like.” The next year they reported confiscating 192 guns (June 5, 1992). The confiscations—many of which resulted from metal detector use— offered evidence of the potential utility of the detectors to prevent serious violence.

Armed with these fresh figures suggesting the need for metal detectors, Mayor Daley pursued a second strategy of minimizing the costs of the metal detectors to the school system. He (June 5, 1992) announced a plan in the early summer of 1992 to purchase from city funds two walk-through metal detectors and four handheld detectors for any Chicago high school that requested them. This initiative did not utilize funds from the Board of Education’s limited budget and thereby preempted fiscal objections on the part of board members. The board responded by voting in September to amend their search and seizure policy and by requiring schools to approve safety and security plans that provided for the use of metal detectors. Tilden was among the first high schools that accepted Mayor Daley’s offer.

While Daley managed to win the support of the school board, the facts about gun seizures and the city’s coverage of costs were not sufficient, even with board support, to persuade many LSCs to install and operate the metal detectors. As of fall 1992—one month before the Tilden shooting—27 of the city’s 75 public high schools and special schools had not yet taken up the city’s offer to provide metal detectors (October 22, 1992). Mayor Daley responded by publicly naming each of these schools at a news conference, thus implying that the school administrators—and not the police department—would henceforth be considered responsible for weapons-related injuries or deaths occurring inside their schools.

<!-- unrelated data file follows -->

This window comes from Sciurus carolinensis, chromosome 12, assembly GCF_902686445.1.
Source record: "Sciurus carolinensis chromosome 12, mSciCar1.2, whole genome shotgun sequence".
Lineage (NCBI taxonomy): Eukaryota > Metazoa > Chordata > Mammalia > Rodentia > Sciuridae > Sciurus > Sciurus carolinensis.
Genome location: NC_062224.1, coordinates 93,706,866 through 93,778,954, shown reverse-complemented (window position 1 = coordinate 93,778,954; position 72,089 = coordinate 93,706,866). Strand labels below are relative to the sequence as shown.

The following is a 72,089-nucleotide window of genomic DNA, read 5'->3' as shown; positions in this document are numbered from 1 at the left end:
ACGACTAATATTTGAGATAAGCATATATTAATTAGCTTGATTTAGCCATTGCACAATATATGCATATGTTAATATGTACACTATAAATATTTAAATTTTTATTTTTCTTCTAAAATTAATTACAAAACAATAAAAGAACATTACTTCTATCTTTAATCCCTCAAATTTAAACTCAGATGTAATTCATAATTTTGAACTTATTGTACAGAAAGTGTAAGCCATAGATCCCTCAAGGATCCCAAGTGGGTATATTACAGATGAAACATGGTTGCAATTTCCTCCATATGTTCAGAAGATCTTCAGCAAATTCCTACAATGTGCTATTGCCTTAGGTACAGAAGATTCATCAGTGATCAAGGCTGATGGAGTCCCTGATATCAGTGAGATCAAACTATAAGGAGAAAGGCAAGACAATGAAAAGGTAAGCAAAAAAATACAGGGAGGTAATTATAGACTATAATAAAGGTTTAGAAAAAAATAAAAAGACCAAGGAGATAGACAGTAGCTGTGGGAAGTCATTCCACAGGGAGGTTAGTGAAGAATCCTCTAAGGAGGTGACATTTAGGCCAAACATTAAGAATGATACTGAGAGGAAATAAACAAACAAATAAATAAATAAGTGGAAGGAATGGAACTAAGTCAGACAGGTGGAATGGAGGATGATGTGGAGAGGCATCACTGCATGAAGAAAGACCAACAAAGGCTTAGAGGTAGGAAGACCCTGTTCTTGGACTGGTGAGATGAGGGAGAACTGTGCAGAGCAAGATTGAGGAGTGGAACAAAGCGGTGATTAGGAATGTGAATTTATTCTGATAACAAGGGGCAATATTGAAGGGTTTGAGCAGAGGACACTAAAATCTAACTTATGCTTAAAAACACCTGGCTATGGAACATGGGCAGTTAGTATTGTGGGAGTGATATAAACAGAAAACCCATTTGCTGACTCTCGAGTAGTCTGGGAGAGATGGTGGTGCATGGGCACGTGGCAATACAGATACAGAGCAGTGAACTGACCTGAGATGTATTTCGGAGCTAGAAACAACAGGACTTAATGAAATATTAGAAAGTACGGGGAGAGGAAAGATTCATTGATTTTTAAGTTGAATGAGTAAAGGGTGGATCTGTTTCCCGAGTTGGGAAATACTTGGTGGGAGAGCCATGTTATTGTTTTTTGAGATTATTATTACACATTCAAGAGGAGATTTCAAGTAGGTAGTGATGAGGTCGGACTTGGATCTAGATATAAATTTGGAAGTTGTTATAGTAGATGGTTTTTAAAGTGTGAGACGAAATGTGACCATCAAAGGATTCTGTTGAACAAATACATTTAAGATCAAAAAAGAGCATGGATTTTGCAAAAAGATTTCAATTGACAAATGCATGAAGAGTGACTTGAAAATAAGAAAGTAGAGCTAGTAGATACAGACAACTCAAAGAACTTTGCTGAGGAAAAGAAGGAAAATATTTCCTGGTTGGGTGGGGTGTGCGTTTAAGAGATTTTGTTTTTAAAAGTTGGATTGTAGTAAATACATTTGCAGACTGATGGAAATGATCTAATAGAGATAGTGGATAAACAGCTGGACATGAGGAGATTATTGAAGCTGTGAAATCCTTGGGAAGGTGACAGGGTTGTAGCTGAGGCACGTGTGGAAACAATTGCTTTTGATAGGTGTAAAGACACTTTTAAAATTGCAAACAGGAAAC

A principal (October 22, 1992) of a school that had not chosen to install the detectors was quoted in the media as saying that walk-through metal detectors, as opposed to locker searches and handheld metal detectors, presented “staffing problems.” Another principal (October 23, 1992) observed, “we thought it would send the wrong message, that we won’t trust them and that this is a prison,” adding, “we made a decision not to do it for reasons we thought were valid, and now we have to back off on it because of a guilt trip from the mayor.”

According to Thomas Byrne, the deputy chief of the school patrol units, these 27 schools were not the only ones resisting the metal detectors. He observed that some schools had accepted the metal detectors but were generally not operating them themselves. Rather, these schools operated their detectors selectively on the occasion of random searches that were conducted, with the help of the school patrol units, by the Board Security, who generally utilized their own metal detectors for this purpose.



The National Academies | 500 Fifth St. N.W. | Washington, D.C. 20001
Copyright © National Academy of Sciences. All rights reserved.
Terms of Use and Privacy Statement